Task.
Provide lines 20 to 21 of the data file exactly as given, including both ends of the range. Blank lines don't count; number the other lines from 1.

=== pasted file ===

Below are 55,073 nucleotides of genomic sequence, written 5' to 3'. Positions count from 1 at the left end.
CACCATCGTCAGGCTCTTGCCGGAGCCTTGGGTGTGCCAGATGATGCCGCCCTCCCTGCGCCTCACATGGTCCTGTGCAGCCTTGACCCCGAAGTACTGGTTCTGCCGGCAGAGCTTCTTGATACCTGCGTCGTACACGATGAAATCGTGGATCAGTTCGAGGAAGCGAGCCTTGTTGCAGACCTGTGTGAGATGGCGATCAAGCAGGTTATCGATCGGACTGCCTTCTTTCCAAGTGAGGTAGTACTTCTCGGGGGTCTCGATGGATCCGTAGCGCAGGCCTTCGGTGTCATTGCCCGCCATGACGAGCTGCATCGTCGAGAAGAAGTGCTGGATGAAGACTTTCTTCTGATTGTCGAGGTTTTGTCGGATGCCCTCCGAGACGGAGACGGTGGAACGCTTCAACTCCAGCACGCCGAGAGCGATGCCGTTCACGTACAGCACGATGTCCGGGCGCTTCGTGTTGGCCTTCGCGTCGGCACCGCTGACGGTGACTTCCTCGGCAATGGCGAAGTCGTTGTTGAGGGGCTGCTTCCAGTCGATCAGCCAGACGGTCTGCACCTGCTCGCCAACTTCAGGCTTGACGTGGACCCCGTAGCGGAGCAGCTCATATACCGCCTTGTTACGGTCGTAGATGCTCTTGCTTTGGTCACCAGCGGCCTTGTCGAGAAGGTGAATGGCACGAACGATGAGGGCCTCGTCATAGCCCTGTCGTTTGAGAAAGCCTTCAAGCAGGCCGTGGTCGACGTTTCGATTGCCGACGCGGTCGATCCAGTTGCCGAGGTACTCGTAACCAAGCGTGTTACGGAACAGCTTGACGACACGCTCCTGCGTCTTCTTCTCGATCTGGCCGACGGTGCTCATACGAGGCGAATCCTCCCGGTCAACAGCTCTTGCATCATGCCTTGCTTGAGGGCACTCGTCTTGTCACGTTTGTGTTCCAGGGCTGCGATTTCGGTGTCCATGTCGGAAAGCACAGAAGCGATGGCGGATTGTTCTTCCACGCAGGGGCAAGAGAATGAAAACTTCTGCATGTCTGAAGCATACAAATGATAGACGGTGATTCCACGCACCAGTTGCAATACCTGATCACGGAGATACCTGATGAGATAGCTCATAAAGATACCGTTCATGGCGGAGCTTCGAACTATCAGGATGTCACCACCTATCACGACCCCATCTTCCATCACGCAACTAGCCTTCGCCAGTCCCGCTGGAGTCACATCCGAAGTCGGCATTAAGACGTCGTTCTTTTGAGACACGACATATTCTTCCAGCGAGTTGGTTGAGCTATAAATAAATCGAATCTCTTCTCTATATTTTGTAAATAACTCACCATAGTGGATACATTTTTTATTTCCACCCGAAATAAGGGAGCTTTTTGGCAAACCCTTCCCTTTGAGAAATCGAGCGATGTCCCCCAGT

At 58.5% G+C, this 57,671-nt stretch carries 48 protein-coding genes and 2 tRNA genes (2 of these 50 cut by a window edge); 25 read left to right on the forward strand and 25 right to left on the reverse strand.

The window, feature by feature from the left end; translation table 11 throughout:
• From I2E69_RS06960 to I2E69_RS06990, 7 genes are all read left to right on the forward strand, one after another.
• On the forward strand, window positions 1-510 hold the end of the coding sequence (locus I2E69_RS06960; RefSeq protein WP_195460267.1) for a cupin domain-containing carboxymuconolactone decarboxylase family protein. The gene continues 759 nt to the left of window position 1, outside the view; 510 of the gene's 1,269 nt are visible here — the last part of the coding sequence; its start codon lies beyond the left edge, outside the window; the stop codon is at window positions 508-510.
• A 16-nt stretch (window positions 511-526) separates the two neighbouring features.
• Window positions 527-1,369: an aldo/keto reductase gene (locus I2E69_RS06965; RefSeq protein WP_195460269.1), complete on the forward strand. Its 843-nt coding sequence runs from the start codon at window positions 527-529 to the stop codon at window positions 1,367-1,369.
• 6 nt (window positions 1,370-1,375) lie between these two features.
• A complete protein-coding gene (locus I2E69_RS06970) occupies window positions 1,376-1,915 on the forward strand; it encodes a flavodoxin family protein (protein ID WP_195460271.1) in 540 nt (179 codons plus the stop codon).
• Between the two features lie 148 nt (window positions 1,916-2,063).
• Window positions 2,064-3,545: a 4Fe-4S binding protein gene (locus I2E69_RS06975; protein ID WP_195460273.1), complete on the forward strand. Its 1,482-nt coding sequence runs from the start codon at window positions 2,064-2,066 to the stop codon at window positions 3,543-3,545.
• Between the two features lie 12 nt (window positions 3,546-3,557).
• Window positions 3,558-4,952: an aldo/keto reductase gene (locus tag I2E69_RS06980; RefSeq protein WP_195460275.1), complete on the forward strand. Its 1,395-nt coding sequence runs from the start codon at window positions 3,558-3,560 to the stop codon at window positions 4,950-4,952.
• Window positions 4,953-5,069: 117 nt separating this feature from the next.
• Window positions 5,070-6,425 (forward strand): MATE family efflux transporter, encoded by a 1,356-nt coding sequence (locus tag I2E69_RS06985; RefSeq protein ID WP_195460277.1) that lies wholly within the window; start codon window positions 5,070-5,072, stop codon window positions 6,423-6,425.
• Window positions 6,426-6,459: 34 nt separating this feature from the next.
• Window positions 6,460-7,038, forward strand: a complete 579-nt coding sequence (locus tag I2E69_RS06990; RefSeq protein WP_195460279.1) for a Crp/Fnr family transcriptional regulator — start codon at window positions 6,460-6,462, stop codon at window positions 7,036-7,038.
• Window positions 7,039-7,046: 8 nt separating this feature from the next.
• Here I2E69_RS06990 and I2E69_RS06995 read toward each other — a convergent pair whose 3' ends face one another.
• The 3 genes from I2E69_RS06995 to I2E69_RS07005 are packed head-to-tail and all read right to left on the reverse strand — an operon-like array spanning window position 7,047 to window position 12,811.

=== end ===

• Here I2E69_RS06990 and I2E69_RS06995 read toward each other — a convergent pair whose 3' ends face one another.
• The 3 genes from I2E69_RS06995 to I2E69_RS07005 are packed head-to-tail and all read right to left on the reverse strand — an operon-like array spanning window position 7,047 to window position 12,811.